The EU's oil puddles

By bne IntelliNews March 6, 2009

Ben Aris in London -

What springs to mind if you hear the words "oil and gas"? Most would think of the baking hot deserts in the Middle East or the snow-swept tundra of Siberia. The last thing you probably would think of is a Viennese suburb, home to Sachertorte-eating Austrians. But that is exactly where you will find Europe's oldest nodding donkey, which has been pumping out oil for more than 50 years.

At the beginning of the 20th century, the Austro-Hungarian emperor was the third-largest oil producer in the world and at its peak Austria was producing 2m tonnes a year. Europe is dotted with small, but significant, oil and gas deposits. Because prices have been low and supplies from Russia and the Middle East so plentiful, few of these fields were ever developed.

Until now, that is. Following the fall of the Soviet Union, the economics of small hydrocarbon fields have changed drastically. A raft of small exploration and production (E&P) companies has sprung up to exploit these smaller fields closer to home in recent years. No one in Europe is about to become self sufficient in oil and gas from these oil puddles, but thanks to the growing worries about energy security following the now almost annual Russo-Ukrainian gas row, the appeal of producing home-grown hydrocarbons has increased enormously. Set up in 2002, Aurelian is one of the leaders in this, an E&P company listed on London's Alternative Investment Market (AIM) that is pumping oil in countries across Central Europe.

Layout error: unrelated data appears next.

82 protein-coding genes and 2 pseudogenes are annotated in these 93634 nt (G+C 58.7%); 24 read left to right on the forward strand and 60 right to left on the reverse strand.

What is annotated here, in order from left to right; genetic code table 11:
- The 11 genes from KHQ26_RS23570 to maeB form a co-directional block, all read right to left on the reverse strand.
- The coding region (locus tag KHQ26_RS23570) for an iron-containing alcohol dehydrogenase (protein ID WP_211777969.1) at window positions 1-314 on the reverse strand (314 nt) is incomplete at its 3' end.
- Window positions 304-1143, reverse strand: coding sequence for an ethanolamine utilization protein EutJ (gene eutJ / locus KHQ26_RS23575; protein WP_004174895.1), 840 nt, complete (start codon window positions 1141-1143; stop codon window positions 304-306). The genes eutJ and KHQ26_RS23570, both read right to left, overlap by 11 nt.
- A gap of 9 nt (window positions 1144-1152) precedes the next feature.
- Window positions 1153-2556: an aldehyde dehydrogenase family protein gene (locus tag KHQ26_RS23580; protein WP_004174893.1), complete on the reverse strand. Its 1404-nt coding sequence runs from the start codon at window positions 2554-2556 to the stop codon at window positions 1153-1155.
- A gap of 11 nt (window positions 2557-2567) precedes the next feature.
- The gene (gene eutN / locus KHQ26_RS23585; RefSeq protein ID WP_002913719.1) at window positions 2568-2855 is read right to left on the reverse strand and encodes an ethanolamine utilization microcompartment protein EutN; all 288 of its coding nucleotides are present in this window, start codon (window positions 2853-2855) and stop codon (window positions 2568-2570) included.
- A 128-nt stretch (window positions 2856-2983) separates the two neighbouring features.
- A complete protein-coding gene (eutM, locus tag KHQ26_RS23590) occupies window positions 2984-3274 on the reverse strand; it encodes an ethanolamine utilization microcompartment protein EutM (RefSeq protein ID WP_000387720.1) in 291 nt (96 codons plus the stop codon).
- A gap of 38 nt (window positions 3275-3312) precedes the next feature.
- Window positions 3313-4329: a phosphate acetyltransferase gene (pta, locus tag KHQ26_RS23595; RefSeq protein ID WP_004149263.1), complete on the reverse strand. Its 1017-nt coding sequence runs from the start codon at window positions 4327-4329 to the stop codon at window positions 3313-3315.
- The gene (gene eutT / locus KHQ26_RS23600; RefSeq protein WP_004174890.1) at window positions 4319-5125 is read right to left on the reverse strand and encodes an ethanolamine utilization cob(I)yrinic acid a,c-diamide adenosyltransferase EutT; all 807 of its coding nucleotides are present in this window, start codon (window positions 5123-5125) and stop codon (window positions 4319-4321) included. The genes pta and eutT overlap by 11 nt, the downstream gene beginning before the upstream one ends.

Nobel business

Azerbaijan's capital Baku was the font of Europe's early oil business, but the first oil was discovered in Central Europe over 800 years ago. The first recorded oil well in the region was drilled in Poland in 1853 and Polish oil used to light street lamps in the big cities across Europe. "Today, there are significant reserves in most of the countries of the region that remain untouched," says Frank Jackson, Aurelian's managing director. "After oil was discovered in Siberia, under the Soviets most of the other fields were simply abandoned. Moreover, as many of these fields are technically challenging, the Soviets blocked the transfer of technology from the West. Interest in developing these resources only reappeared in the early 1990s."

International multinationals all rushed to the false dawn of Russian oil and gas exploration after the Soviet Union collapsed. The Russian state tempted them in with promises of production sharing agreements (PSAs), but few appeared and most companies moved on again to the richer pickings in places like Kazakhstan. What exploration work was done in Central Europe by the communists was crude and didn't amount to more than studying the surface geology to identify the places were oil and gas might be found. "They would find fields and pump them, but then when that well ran dry they would guess where the rest of the oil was and sink more holes. If these came up dry, they would simply move on," says Jackson.